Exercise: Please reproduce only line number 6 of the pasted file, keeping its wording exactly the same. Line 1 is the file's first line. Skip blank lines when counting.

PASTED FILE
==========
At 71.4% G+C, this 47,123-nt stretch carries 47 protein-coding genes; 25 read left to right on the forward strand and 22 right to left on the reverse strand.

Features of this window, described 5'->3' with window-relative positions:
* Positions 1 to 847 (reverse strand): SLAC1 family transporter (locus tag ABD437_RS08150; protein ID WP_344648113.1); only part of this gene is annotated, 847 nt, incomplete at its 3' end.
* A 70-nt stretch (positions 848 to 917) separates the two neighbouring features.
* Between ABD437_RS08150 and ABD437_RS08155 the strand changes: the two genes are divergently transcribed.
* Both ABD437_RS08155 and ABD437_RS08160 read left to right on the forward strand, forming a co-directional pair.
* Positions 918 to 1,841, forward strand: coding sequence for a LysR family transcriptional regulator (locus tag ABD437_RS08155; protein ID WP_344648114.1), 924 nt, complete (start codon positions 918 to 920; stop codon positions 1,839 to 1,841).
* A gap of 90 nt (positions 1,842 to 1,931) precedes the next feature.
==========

* Both ABD437_RS08155 and ABD437_RS08160 read left to right on the forward strand, forming a co-directional pair.